Fall is officially here. And as much as back to school season certainly inspires more in the way of scholarly activity, I spent the summer months reading some great stuff, too.
For some reason I felt like I hadn’t done too much reading this summer, but I guess I was wrong… Seven new books! I’m definitely still on track to complete my goal of reading 24 books this year. And considering I fell short last year, I think that’s pretty awesome!
If I’m being completely honest (and you know I am), I haven’t actually finished the last three on this list yet. But I will soon, and then it’s off to numbers 22-24. I can do it!
(15) New York Notorious by Paul Schwartzman and Rob Polner
After our annual team-building exercises, everyone was feeling full of love and support. For some that included handing out copies of their work.
Luckily, this turned out to be a quick read that was both entertaining and informative, especially for someone with as deep a love of New York City as I do.
The book is a collection of true crime stories sorted by areas of the city (including the outer boroughs). While I do wish the stories had gone into further detail, it was fun to read about the city’s criminal past and consider all the places I’ve visited that were included.
(16) #GIRLBOSS by Sophia Amoruso
I normally love Britt Robertson (Life Unexpected, anyone?), but the character of Sophia was just so unlikable to me!
And unfortunately, that tainted my entire book-reading experience.
What I imagine should have been a very girl-power-you-can-do-anything kind of book was read through a lens of arrogance and entitlement… especially in light of Nasty Gal’s bankruptcy filing just last year.
If you are planning on picking up this book, try to do so with no preconceptions. (Sorry if I just ruined that for you…)
(17) Make Your Bed by Admiral William H. McRaven
This reminded me of one of those.
This quick read expanded from Admiral William H. McRaven’s University of Texas 2014 Commencement Speech took less than 24 hours to get through.
With chapter titles like “Failure Can Make You Stronger” and “Rise to the Occasion,” there’s enough encouragement to go around and the kind of advice you may have heard from your grandmother growing up but always bears repeating.
(18) Winter in the Blood by James Welch
Reading this entire book was like an exercise in endurance. While it’s supposed to be this incredible piece of writing from Native American author James Welch, I truthfully spent most of the book waiting for something to happen.
I powered through for my in-office book club, but guess what? Nothing. Ever. Happened. Much of the book felt like a dream with time jumps and an unnamed narrator dealing with his own grief.
While there are some interesting insights on lives of Native Americans in Montana, I think perhaps I was missing some of the history it would take to truly appreciate this book. As such, I came away from the finished book without much more than I started with.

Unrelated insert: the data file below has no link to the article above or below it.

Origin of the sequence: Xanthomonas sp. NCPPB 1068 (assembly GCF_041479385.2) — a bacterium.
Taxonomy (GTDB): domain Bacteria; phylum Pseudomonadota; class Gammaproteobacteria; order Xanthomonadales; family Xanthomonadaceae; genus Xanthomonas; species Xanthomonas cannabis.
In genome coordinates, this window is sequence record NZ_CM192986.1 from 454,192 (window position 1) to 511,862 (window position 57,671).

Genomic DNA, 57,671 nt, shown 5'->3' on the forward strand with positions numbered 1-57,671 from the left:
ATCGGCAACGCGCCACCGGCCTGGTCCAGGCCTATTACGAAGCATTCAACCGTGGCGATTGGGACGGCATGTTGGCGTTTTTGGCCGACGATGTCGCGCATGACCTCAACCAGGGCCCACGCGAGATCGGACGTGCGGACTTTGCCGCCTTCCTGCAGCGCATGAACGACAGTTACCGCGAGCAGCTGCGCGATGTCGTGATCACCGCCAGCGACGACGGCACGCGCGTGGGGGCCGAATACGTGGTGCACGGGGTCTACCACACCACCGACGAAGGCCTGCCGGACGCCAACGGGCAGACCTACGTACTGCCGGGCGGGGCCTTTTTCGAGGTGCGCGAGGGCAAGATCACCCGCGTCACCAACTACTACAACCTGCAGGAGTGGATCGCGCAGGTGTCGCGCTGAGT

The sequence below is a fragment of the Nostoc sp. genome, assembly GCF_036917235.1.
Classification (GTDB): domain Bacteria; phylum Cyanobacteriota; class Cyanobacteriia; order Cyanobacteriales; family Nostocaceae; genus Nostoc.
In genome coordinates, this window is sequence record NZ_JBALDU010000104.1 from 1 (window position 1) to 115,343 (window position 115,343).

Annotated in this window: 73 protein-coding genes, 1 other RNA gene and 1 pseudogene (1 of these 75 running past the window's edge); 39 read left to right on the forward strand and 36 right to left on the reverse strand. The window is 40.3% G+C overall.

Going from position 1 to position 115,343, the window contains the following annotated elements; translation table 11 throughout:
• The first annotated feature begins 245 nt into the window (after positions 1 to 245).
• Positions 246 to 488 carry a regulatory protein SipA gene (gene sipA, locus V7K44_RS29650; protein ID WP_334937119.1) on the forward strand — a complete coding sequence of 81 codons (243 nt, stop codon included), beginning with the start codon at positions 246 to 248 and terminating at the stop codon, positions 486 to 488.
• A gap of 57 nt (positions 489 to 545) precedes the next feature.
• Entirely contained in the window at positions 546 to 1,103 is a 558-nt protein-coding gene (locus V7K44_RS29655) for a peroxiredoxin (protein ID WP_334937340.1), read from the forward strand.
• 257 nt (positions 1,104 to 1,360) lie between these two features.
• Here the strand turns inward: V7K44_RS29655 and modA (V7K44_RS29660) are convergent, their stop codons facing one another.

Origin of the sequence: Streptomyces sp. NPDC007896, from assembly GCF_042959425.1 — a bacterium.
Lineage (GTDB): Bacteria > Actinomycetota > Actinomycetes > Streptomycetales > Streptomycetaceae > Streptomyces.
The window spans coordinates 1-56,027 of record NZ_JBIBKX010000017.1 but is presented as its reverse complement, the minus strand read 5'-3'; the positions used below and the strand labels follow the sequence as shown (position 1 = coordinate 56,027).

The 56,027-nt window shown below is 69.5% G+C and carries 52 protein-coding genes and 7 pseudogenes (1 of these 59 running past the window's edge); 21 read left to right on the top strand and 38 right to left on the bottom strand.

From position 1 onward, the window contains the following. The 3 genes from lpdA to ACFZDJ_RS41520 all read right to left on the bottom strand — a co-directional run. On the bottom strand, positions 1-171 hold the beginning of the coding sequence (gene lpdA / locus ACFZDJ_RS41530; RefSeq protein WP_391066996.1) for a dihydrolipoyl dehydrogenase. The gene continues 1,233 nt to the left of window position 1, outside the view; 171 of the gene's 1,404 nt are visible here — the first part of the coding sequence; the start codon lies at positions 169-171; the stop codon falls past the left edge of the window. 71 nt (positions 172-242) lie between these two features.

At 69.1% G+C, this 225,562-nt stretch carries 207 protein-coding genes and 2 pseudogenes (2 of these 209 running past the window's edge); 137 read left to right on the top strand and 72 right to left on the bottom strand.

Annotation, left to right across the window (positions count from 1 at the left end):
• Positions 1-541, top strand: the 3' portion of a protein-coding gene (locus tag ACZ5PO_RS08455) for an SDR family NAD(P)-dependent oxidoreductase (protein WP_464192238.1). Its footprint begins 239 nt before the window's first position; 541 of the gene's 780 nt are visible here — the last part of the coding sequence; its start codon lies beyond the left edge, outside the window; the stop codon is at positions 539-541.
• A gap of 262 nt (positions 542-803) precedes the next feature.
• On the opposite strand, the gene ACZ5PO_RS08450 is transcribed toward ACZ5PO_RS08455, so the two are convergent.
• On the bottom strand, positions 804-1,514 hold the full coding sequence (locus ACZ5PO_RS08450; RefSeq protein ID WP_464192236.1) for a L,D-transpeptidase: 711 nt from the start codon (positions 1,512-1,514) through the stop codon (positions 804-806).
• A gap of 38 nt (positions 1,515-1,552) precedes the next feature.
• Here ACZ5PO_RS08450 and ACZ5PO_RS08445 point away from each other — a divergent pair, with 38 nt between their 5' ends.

(19) Discerning the Voice of God by Priscilla Shirer
I became a Christian fairly young, at the age of 12. At that time, my mom had really just made us start going to church with her after no real religious affiliation before that besides being baptized as a baby to satisfy my grandmothers’ Catholic background.
Since then, I’d like to think that I’ve grown quite a bit in my faith, but, you know, life.
It’s very easy to get wrapped up in the general goings-on of life and to get distracted from the messages God is trying to send you.
I was feeling a little stuck. This book has been a great reminder that it’s completely normal to be challenged by noise drowning out that “still, small voice.”
(20) Love-Powered Parenting by Tom & Chaundel Holladay
I can happily say, for the most part, that has not been the case with this book.
The chapters are short and meant to be read one a day, five days a week, over the course of several weeks, and they talk about everything from discipline to anxiety.
I did find it a little off-putting that the bulk of the writing was done by the father, with just a tiny blurb at the end of each chapter from the mother. Nothing against dads, but I could have used more of mom’s perspective.
(21) A Gentleman in Moscow by Amor Towles
In this novel, Towles transports us to The Metropol, a famed Moscow hotel where the narrator has been placed under house arrest. It follows him as he adjusts to his new life, meeting interesting people and going on adventures exploring his new home.
Like I said, I haven’t finished this one yet, but I’m really enjoying it so far. The entertaining story is a great cover for what is really a lesson in Russian history.
Well done, Amor Towles. Well done.
It’s almost time to start making my reading list for 2018 (crazy, I know!). While I don’t usually stick strictly to my list, I like having some kind of outline to work from. So, do YOU have any suggestions for me? It can be anything! From your favorite work of Chick Lit (not my fave name of a genre, but you know what I mean) to a guide to mastering social media to your go-to devotional book. Anything goes!
Read on, friends!